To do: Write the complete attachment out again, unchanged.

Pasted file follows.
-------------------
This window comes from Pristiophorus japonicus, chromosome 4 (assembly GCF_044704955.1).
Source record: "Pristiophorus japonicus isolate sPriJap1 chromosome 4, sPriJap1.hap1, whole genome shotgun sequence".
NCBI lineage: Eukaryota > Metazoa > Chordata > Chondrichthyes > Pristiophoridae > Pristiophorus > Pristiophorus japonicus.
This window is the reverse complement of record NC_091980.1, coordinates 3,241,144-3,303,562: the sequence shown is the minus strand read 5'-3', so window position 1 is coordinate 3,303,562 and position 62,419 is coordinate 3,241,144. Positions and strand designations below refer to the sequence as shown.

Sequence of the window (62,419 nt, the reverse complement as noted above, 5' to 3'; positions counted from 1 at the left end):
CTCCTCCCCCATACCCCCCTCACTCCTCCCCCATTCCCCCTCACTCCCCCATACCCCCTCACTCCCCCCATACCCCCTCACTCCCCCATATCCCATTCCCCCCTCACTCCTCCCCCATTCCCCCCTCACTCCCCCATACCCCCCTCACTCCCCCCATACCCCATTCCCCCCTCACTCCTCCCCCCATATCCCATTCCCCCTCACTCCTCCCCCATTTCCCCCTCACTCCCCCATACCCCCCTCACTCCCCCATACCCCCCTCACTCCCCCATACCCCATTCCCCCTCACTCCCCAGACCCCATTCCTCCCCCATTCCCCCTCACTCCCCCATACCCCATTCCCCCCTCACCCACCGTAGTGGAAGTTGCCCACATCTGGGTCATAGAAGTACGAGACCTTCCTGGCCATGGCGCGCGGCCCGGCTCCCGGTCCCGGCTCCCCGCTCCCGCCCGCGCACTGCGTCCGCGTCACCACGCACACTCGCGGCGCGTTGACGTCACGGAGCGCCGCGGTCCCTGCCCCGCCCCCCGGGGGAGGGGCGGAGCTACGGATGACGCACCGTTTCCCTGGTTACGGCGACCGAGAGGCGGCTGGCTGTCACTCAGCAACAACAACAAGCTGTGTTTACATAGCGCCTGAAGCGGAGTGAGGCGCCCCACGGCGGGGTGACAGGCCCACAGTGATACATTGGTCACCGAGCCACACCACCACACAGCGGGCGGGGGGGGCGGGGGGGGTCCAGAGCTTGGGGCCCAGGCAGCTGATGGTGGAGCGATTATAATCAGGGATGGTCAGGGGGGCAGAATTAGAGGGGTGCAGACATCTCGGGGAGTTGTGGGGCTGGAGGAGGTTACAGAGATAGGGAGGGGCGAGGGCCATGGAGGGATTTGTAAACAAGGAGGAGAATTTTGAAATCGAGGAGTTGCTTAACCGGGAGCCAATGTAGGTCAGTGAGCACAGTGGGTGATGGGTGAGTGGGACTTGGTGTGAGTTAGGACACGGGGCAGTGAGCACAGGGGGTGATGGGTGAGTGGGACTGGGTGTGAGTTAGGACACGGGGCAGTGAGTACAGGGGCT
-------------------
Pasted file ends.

This window comes from Pristiophorus japonicus, chromosome 4 (assembly GCF_044704955.1).
Source record: "Pristiophorus japonicus isolate sPriJap1 chromosome 4, sPriJap1.hap1, whole genome shotgun sequence".
NCBI lineage: Eukaryota > Metazoa > Chordata > Chondrichthyes > Pristiophoridae > Pristiophorus > Pristiophorus japonicus.
This window is the reverse complement of record NC_091980.1, coordinates 3,241,144-3,303,562: the sequence shown is the minus strand read 5'-3', so window position 1 is coordinate 3,303,562 and position 62,419 is coordinate 3,241,144. Positions and strand designations below refer to the sequence as shown.

Sequence of the window (62,419 nt, the reverse complement as noted above, 5' to 3'; positions counted from 1 at the left end):
CTCCTCCCCCATACCCCCCTCACTCCTCCCCCATTCCCCCTCACTCCCCCATACCCCCTCACTCCCCCCATACCCCCTCACTCCCCCATATCCCATTCCCCCCTCACTCCTCCCCCATTCCCCCCTCACTCCCCCATACCCCCCTCACTCCCCCCATACCCCATTCCCCCCTCACTCCTCCCCCCATATCCCATTCCCCCTCACTCCTCCCCCATTTCCCCCTCACTCCCCCATACCCCCCTCACTCCCCCATACCCCCCTCACTCCCCCATACCCCATTCCCCCTCACTCCCCAGACCCCATTCCTCCCCCATTCCCCCTCACTCCCCCATACCCCATTCCCCCCTCACCCACCGTAGTGGAAGTTGCCCACATCTGGGTCATAGAAGTACGAGACCTTCCTGGCCATGGCGCGCGGCCCGGCTCCCGGTCCCGGCTCCCCGCTCCCGCCCGCGCACTGCGTCCGCGTCACCACGCACACTCGCGGCGCGTTGACGTCACGGAGCGCCGCGGTCCCTGCCCCGCCCCCCGGGGGAGGGGCGGAGCTACGGATGACGCACCGTTTCCCTGGTTACGGCGACCGAGAGGCGGCTGGCTGTCACTCAGCAACAACAACAAGCTGTGTTTACATAGCGCCTGAAGCGGAGTGAGGCGCCCCACGGCGGGGTGACAGGCCCACAGTGATACATTGGTCACCGAGCCACACCACCACACAGCGGGCGGGGGGGGCGGGGGGGGTCCAGAGCTTGGGGCCCAGGCAGCTGATGGTGGAGCGATTATAATCAGGGATGGTCAGGGGGGCAGAATTAGAGGGGTGCAGACATCTCGGGGAGTTGTGGGGCTGGAGGAGGTTACAGAGATAGGGAGGGGCGAGGGCCATGGAGGGATTTGTAAACAAGGAGGAGAATTTTGAAATCGAGGAGTTGCTTAACCGGGAGCCAATGTAGGTCAGTGAGCACAGTGGGTGATGGGTGAGTGGGACTTGGTGTGAGTTAGGACACGGGGCAGTGAGCACAGGGGGTGATGGGTGAGTGGGACTGGGTGTGAGTTAGGACACGGGGCAGTGAGTACAGGGGCT